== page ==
The elderly woman sat cross-legged atop a worn tribal carpet on the dirt, her eyes downcast and swollen from tears. Above us, a plastic tarp hanging precariously on sticks flapped loudly in the wind as she began to speak. "You need to know what happened here today," she said in Arabic. "Today we lost everything."
Earlier, we had set out by truck to visit some of the projects Grassroots International supports through our partner the Union of Agricultural Work Committees (UAWC). Their work includes supporting Palestinian farmers through the provision of seedlings. Community-based agriculture in the occupied Palestinian territories is more than just providing food to families or a source of income for farmers -- it's a bold act of resistance to continual land confiscation. After spending time in UAWC's office in the West Bank city of Hebron, we were bumping down dirt roads in the sparsely populated South Hebron Hills.
"Take a right at the fork," Do'a Zayed, Coordinator of UAWC's National Seed Bank, said to the driver. Turning to us with a smile, she explained that up the road was one of the villages they have worked with for years. Before we knew it, we found ourselves in front of a heap of rocks that Israeli soldiers had put there as a roadblock. The driver cursed under his breath, put the truck in four-wheel drive, and went around it off-road. When we couldn't drive any further, we walked to the village.
But there wasn't really anything there. "This doesn't look good," said Do'a. "I think there has been an incursion." We passed people huddled along the side of a footpath. One family had gathered rocks from the arid terrain and built a small fire, offering us some tea.
Then the elderly woman motioned for us to come sit with her on the tattered rug. She paused before resuming her story, drawing circles on the carpet with a henna-stained fingertip and motioning for her grandson to join her side. The words started slowly, then quickened. "The soldiers came, they crushed our homes, they took our trees," she told us. Then she said "haram" -- the Arabic word for "forbidden." She repeated: "haram, haram, haram." She shared the painful details.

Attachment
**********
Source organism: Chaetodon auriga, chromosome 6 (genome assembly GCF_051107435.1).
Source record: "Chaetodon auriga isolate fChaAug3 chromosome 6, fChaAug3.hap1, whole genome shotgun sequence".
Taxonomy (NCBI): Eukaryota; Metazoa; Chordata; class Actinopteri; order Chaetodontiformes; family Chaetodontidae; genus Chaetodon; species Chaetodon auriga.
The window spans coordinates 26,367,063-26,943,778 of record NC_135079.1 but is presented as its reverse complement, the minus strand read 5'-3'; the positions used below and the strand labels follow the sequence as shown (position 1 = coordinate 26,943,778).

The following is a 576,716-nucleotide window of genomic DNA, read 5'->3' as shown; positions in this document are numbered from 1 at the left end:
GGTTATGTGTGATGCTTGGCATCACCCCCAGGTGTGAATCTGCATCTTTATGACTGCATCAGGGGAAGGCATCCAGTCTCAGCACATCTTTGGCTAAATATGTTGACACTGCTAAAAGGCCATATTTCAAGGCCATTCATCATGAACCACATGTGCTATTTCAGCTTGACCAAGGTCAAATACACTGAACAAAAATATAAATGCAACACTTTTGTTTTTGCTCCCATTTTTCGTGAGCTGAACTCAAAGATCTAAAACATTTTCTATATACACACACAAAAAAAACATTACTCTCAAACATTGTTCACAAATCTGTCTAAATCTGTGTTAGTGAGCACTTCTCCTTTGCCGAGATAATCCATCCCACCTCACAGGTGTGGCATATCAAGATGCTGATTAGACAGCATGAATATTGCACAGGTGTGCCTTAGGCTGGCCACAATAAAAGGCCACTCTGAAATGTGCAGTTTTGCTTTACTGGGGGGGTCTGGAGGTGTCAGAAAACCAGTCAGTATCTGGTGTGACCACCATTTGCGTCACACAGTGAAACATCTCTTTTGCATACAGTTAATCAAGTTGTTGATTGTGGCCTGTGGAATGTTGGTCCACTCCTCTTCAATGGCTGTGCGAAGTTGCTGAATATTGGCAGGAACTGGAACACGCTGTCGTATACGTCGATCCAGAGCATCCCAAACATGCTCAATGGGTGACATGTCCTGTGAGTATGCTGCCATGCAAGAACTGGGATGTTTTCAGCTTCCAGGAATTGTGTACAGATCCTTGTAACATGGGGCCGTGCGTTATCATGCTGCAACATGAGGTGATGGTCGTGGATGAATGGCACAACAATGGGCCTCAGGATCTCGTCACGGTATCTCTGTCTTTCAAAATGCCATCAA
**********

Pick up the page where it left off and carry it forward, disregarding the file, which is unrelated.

Just after dawn that day, close to 100 Israeli military personnel had arrived in the village without warning and uprooted roughly 1,000 trees -- bringing with them around 40 specialists to ensure that the plants were ripped from the root, according to the villagers. UAWC had provided the seedlings and worked hand-in-hand with the community for the five to eight years it took for them to start bearing fruit. Besides the olive, almond, and citrus trees characteristic of the area, the community was harvesting mint, onions, and medicinal herbs. Those small gardens had also been ripped up.
We learned that the trees had been uprooted in such a meticulous manner so that they could be replanted in Israeli settlements. One was precariously close, a nearby patch of suburbia dotted in green amidst the rolling desert -- locked gates manned by armed soldiers. Someone from the community recalled a time when Israeli soldiers told them their land was needed so that the settlement next door could use it as a recreation area.
Expanding settlements dominate the lives of Palestinians in the South Hebron Hills. There are now more than 500,000 Israeli settlers living in the West Bank. Some come for the economic incentives the Israeli government awards them for living there, like housing supplements and cheaper access to public services. Others come to lay claim to the land with a religious fervor that can turn violent. The more extreme settlers have thrown rocks at Palestinian children on their way to school and set fire to mosques, with little or no reprimand from the Israeli State.
In fact, the Israeli government depends on incursions like the one that had taken place that morning for their territorial expansion in the West Bank. During the brief yet terrifying attack, the military also destroyed and carried away the communities' homes and tents -- leaving them with only their few scattered belongings.
Underneath her anger and pain, the elderly woman expressed steadfastness on behalf of her village. "We are determined to stay on our land," she said. People gathered whatever seedlings, perhaps dropped as the military was leaving, for replanting. Families worked to piece together temporary shelters for the night. Our colleagues from UAWC hurriedly took notes, to help document what had happened; and promised to return to the village and help them bear fruit once more.